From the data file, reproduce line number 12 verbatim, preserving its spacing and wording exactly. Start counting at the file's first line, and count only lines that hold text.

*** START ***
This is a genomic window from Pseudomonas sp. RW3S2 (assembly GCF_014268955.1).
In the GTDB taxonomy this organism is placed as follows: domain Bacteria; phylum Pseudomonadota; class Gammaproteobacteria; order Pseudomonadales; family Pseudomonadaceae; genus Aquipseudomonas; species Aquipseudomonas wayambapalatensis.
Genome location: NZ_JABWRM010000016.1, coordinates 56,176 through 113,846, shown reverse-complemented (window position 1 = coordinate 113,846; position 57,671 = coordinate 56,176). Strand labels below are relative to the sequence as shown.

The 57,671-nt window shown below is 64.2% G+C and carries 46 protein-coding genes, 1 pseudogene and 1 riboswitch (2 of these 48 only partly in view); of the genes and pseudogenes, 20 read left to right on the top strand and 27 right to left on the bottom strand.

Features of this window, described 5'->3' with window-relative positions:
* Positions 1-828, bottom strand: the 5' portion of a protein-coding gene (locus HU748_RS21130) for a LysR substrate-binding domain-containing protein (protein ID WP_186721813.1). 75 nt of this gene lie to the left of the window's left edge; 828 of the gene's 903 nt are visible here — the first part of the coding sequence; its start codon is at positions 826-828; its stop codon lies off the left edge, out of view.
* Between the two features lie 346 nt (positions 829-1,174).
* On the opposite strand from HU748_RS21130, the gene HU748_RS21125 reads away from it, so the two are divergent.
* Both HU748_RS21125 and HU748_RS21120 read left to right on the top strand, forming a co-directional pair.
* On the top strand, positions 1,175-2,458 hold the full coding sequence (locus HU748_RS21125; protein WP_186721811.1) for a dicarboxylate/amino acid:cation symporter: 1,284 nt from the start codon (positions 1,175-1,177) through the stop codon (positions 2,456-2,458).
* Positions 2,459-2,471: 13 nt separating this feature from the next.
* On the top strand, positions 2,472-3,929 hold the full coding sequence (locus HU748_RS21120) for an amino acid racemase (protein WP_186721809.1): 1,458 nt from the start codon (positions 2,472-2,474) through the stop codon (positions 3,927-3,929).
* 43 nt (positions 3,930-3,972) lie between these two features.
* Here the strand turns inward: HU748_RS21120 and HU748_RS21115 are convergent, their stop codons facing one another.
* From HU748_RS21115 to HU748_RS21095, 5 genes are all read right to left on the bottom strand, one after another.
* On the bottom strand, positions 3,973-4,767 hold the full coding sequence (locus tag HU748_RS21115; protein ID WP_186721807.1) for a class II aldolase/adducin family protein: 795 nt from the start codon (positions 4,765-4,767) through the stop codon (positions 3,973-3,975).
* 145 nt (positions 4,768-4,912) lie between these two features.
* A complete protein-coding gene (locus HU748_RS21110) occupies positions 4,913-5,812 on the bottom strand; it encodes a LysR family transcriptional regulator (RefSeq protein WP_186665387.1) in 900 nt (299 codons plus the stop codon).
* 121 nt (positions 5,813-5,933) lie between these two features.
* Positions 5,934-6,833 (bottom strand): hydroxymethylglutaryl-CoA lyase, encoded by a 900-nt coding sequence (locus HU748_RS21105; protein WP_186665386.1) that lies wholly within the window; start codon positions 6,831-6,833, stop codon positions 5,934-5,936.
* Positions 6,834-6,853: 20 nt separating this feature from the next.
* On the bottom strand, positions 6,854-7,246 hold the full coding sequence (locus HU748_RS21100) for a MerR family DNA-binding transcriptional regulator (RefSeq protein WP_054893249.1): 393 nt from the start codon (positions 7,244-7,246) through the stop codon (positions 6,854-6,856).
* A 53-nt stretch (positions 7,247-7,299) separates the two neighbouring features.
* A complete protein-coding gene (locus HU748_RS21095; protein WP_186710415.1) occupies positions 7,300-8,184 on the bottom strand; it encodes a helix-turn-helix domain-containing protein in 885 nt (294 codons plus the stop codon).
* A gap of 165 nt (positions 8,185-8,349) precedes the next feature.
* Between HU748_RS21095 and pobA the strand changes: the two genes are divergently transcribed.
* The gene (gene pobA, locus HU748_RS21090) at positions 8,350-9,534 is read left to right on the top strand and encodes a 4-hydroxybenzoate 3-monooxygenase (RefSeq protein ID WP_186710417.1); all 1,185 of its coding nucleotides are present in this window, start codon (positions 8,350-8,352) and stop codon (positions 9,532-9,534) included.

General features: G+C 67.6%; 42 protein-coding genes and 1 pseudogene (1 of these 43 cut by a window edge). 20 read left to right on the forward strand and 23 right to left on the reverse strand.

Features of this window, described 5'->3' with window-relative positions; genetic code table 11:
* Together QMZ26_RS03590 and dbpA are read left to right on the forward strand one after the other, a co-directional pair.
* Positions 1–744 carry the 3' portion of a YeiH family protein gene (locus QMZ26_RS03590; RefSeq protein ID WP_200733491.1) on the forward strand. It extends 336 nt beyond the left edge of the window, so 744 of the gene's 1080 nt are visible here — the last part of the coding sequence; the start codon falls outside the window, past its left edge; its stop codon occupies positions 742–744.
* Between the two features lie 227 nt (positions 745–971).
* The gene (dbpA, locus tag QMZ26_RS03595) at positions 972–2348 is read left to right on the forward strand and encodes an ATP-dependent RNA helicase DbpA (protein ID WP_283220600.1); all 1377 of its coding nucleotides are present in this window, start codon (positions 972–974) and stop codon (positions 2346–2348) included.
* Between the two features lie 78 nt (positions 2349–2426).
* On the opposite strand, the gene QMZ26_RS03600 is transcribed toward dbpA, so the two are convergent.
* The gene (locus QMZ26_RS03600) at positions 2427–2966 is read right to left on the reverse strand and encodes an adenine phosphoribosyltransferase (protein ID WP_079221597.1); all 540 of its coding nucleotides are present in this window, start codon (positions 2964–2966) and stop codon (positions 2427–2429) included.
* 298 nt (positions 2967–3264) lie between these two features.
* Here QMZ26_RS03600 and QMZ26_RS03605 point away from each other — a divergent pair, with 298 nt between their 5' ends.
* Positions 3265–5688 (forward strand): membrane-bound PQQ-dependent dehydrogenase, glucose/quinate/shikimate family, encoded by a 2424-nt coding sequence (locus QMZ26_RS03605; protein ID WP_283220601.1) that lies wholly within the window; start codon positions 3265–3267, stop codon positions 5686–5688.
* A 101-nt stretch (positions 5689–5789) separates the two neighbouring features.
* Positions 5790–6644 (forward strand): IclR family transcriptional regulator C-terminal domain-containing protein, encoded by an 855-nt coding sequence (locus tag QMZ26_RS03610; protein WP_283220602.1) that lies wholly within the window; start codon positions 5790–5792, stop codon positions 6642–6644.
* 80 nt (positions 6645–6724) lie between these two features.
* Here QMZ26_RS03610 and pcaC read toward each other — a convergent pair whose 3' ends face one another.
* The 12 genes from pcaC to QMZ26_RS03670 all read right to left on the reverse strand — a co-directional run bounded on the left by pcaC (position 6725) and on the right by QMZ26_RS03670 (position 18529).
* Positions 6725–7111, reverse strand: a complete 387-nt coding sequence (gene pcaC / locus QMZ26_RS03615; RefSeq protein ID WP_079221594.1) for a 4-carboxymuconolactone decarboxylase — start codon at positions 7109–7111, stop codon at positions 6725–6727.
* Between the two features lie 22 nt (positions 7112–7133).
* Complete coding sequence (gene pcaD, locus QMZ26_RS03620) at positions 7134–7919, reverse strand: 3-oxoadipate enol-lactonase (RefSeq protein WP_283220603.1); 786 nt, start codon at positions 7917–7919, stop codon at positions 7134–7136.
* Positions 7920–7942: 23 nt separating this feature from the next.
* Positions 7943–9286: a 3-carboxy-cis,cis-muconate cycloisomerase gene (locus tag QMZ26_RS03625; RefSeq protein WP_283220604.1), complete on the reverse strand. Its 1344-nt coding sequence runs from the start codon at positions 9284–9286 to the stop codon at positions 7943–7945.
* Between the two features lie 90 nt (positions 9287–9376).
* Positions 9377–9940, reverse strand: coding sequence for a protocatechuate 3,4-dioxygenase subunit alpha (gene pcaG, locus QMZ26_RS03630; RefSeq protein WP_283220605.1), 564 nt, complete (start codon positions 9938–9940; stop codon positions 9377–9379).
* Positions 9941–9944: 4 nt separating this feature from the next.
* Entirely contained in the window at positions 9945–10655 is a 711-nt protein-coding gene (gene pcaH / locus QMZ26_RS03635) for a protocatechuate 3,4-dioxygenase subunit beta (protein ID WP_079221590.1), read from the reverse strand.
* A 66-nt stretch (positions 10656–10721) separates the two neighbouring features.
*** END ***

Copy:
* On the top strand, positions 2,472-3,929 hold the full coding sequence (locus HU748_RS21120) for an amino acid racemase (protein WP_186721809.1): 1,458 nt from the start codon (positions 2,472-2,474) through the stop codon (positions 3,927-3,929).